Cummins, Daimler and Paccar, three of the trucking industry’s biggest players, are forming a multibillion-dollar joint venture to produce battery cells for commercial vehicles and other industrial applications at a U.S. plant, the biggest such project of its type in North America.
The companies plan to invest as much as $3 billion combined and each hold 30% stakes in the as-yet-unnamed venture, which will open in a little over three years. It will be scaled to churn out 21 gigawatt-hours of lithium-iron-phosphate, or LFP, battery cells annually at a factory site that hasn’t yet been determined, Cummins CEO and President Jennifer Rumsey told Forbes. Chinese battery maker EVE Energy will share its LFP cell technology with the venture and own a 10% stake.
Cummins, a diesel engine giant that’s expanding into cleantech, and the two truckmakers are sharing “this significant investment as our industry starts to transition to ensure we have cost-competitive, performance-leading cells we each can then use in battery packs we’ll be manufacturing independently,” Rumsey said. Many battery plants are in the works for electric cars, but “I’m not aware of any other battery project here in the U.S. or North America focused on commercial vehicle and industrial applications,” she said.
The project arrives on the heels of Cummins launching Accelera, its cleantech unit, to compete in a growing market for battery-electric and hydrogen-fueled trucks. It also coincides with makers of trucks and buses, just like automakers, being pushed to shift to electric power to curb planet-warming CO2 emissions. California, the biggest auto market in the U.S., recently created rules requiring all medium- and heavy-duty trucks operating there to be zero-emission by 2045, a move about a dozen other states may follow. Meanwhile, the federal government is offering new incentives for manufacturers to build domestic battery and component plants that the partners should be able to tap.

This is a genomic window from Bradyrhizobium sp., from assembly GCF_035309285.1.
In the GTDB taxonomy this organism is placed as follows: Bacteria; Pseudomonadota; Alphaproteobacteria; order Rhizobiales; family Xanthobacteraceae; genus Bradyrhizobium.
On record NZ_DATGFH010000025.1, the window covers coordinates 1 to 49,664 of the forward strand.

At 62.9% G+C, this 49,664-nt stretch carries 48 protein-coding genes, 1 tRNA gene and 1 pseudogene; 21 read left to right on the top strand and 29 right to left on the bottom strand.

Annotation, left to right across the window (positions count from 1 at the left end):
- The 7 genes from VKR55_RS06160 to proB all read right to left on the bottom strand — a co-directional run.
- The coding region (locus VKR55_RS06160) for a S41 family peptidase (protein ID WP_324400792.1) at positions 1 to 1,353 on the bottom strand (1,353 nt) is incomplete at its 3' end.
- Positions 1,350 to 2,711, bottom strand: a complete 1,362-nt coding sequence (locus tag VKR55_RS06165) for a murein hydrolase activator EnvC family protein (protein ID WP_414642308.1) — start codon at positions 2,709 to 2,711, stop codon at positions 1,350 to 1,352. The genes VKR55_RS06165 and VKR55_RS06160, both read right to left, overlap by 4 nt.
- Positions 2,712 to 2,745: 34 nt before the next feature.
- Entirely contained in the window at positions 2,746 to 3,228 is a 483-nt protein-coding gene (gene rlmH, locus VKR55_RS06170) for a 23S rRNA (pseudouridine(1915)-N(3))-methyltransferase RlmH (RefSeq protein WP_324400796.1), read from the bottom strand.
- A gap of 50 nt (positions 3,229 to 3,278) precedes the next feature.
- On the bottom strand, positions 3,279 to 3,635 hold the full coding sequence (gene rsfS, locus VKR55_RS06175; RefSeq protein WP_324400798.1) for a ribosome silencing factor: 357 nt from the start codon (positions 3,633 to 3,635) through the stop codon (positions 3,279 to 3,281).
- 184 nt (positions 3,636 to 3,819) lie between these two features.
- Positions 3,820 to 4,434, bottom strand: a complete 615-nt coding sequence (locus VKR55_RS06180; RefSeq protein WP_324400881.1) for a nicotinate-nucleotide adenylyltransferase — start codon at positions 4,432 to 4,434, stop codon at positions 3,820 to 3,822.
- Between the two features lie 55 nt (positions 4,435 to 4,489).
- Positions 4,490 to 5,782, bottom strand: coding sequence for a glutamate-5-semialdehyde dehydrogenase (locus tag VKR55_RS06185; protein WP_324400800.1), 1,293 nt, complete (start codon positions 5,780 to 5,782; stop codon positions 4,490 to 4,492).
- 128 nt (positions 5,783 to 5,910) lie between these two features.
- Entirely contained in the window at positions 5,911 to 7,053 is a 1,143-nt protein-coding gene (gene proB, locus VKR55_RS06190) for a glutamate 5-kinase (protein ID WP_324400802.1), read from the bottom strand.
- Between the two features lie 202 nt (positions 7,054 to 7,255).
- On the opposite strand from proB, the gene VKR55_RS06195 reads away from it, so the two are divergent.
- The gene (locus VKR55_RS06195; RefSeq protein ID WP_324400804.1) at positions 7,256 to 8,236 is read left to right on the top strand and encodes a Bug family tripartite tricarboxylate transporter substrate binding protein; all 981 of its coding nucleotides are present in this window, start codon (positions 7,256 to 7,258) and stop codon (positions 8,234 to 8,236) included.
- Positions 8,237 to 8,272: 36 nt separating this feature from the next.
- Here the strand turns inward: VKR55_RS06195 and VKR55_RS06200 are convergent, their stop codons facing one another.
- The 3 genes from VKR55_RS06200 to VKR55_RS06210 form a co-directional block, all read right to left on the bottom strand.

Rumsey says that the venture’s decision to use LFP, rather than lithium-ion cells typically used in electric vehicles, was driven by its relatively lower cost. Though it’s less energy-dense than lithium-ion and a bit heavier, LFP doesn’t use pricey nickel or cobalt and may prove to be more durable over time.
LFP battery chemistries also have another big advantage: They’re less likely to overheat and catch on fire than lithium-ion cells, which has been a problem for both car- and truckmakers. Electric truck startup Nikola had to recall all of its semis this year to fix a glitch causing battery packs to overheat.
The Cummins-Daimler-Paccar joint venture could be delayed getting off the ground because one of the partners, EVE, is a China-based company. The Committee on Foreign Investment in the United States, or CFIUS, will review the deal to ensure there are no problems with EVE’s participation, the companies said in an emailed statement.
“For this LFP chemistry, EVE really has a leading solution and the technology manufacturing know-how,” Rumsey told Forbes. “This is about creating a plant here in the U.S., building a supply chain and U.S. jobs.”
Nearly every other major new North American battery plant announced over the past year is focused on lithium-ion cells, though Ford is investing $3.5 billion for a new factory in Michigan that will make both LFP cells and nickel cobalt manganese lithium-ion batteries. That project also relies on LFP tech from a Chinese partner, Contemporary Amperex Technology Limited, or CATL, the world’s top battery maker.
Each partner will decide how to use cells in their products. Cummins’ Accelera may focus on using them in buses and medium-duty vehicles as well as stationary energy storage systems, Rumsey said. Daimler, maker of Freightliner, Mercedes-Benz and Fuso brands, and Paccar, which builds Kenworth and Peterbilt semis, will use them for trucks.
In terms of scale, the new plant’s 21-gWh output would create the materials for enough batteries to power 80,000 medium-duty trucks a year or up to 40,000 electric buses, Rumsey said.
In addition to batteries, Cummins, Daimler and Paccar are also developing hydrogen fuel cell systems and trucks. While the technology is tricky to work with, hydrogen-fueled systems are expected to offer greater driving range and faster refueling time for long-haul semis.